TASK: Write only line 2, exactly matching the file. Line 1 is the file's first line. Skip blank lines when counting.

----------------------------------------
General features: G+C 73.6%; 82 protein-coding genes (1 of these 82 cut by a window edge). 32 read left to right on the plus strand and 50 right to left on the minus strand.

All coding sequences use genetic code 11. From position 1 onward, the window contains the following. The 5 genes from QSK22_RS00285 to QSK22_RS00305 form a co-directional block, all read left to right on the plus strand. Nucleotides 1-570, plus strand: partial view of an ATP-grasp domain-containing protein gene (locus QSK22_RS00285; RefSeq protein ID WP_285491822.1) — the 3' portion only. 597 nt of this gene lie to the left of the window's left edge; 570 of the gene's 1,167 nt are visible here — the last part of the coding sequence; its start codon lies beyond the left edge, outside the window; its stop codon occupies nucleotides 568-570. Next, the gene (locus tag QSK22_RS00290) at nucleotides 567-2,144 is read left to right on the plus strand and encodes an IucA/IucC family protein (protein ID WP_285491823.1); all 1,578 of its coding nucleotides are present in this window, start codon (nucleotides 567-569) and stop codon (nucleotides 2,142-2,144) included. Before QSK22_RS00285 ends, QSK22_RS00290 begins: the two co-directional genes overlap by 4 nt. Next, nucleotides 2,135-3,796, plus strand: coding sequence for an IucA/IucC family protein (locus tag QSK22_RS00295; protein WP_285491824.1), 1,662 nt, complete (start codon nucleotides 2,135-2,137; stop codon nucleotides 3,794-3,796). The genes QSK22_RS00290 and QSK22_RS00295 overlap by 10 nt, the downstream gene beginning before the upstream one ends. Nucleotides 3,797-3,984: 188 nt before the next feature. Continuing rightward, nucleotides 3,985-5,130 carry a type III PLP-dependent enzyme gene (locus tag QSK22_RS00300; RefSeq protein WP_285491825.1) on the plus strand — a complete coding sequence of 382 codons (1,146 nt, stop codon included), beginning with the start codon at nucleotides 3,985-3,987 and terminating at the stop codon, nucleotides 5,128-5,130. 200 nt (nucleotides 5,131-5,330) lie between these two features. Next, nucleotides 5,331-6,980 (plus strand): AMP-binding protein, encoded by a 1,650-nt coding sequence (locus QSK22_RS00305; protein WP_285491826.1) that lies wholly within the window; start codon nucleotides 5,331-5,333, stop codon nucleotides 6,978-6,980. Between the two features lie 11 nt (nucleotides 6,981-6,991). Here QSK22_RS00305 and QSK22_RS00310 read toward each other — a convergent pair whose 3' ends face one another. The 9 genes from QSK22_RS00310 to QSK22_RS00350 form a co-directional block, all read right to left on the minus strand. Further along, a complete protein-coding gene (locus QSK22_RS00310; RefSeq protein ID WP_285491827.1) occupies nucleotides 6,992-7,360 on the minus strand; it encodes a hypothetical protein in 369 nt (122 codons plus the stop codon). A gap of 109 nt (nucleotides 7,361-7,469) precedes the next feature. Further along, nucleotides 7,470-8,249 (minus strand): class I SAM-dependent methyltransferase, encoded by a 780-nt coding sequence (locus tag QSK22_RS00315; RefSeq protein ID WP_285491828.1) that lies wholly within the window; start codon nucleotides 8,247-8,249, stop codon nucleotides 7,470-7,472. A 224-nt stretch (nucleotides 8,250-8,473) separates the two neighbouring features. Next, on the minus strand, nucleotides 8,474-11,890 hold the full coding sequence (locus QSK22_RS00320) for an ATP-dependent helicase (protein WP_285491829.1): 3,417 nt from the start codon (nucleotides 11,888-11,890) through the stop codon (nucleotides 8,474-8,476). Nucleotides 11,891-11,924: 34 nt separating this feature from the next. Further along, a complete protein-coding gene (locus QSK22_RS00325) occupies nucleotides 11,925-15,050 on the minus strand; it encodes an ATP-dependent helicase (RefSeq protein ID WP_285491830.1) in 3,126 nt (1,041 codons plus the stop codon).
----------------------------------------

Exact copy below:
All coding sequences use genetic code 11. From position 1 onward, the window contains the following. The 5 genes from QSK22_RS00285 to QSK22_RS00305 form a co-directional block, all read left to right on the plus strand. Nucleotides 1-570, plus strand: partial view of an ATP-grasp domain-containing protein gene (locus QSK22_RS00285; RefSeq protein ID WP_285491822.1) — the 3' portion only. 597 nt of this gene lie to the left of the window's left edge; 570 of the gene's 1,167 nt are visible here — the last part of the coding sequence; its start codon lies beyond the left edge, outside the window; its stop codon occupies nucleotides 568-570. Next, the gene (locus tag QSK22_RS00290) at nucleotides 567-2,144 is read left to right on the plus strand and encodes an IucA/IucC family protein (protein ID WP_285491823.1); all 1,578 of its coding nucleotides are present in this window, start codon (nucleotides 567-569) and stop codon (nucleotides 2,142-2,144) included. Before QSK22_RS00285 ends, QSK22_RS00290 begins: the two co-directional genes overlap by 4 nt. Next, nucleotides 2,135-3,796, plus strand: coding sequence for an IucA/IucC family protein (locus tag QSK22_RS00295; protein WP_285491824.1), 1,662 nt, complete (start codon nucleotides 2,135-2,137; stop codon nucleotides 3,794-3,796). The genes QSK22_RS00290 and QSK22_RS00295 overlap by 10 nt, the downstream gene beginning before the upstream one ends. Nucleotides 3,797-3,984: 188 nt before the next feature. Continuing rightward, nucleotides 3,985-5,130 carry a type III PLP-dependent enzyme gene (locus tag QSK22_RS00300; RefSeq protein WP_285491825.1) on the plus strand — a complete coding sequence of 382 codons (1,146 nt, stop codon included), beginning with the start codon at nucleotides 3,985-3,987 and terminating at the stop codon, nucleotides 5,128-5,130. 200 nt (nucleotides 5,131-5,330) lie between these two features. Next, nucleotides 5,331-6,980 (plus strand): AMP-binding protein, encoded by a 1,650-nt coding sequence (locus QSK22_RS00305; protein WP_285491826.1) that lies wholly within the window; start codon nucleotides 5,331-5,333, stop codon nucleotides 6,978-6,980. Between the two features lie 11 nt (nucleotides 6,981-6,991). Here QSK22_RS00305 and QSK22_RS00310 read toward each other — a convergent pair whose 3' ends face one another. The 9 genes from QSK22_RS00310 to QSK22_RS00350 form a co-directional block, all read right to left on the minus strand. Further along, a complete protein-coding gene (locus QSK22_RS00310; RefSeq protein ID WP_285491827.1) occupies nucleotides 6,992-7,360 on the minus strand; it encodes a hypothetical protein in 369 nt (122 codons plus the stop codon). A gap of 109 nt (nucleotides 7,361-7,469) precedes the next feature. Further along, nucleotides 7,470-8,249 (minus strand): class I SAM-dependent methyltransferase, encoded by a 780-nt coding sequence (locus tag QSK22_RS00315; RefSeq protein ID WP_285491828.1) that lies wholly within the window; start codon nucleotides 8,247-8,249, stop codon nucleotides 7,470-7,472. A 224-nt stretch (nucleotides 8,250-8,473) separates the two neighbouring features. Next, on the minus strand, nucleotides 8,474-11,890 hold the full coding sequence (locus QSK22_RS00320) for an ATP-dependent helicase (protein WP_285491829.1): 3,417 nt from the start codon (nucleotides 11,888-11,890) through the stop codon (nucleotides 8,474-8,476). Nucleotides 11,891-11,924: 34 nt separating this feature from the next. Further along, a complete protein-coding gene (locus QSK22_RS00325) occupies nucleotides 11,925-15,050 on the minus strand; it encodes an ATP-dependent helicase (RefSeq protein ID WP_285491830.1) in 3,126 nt (1,041 codons plus the stop codon).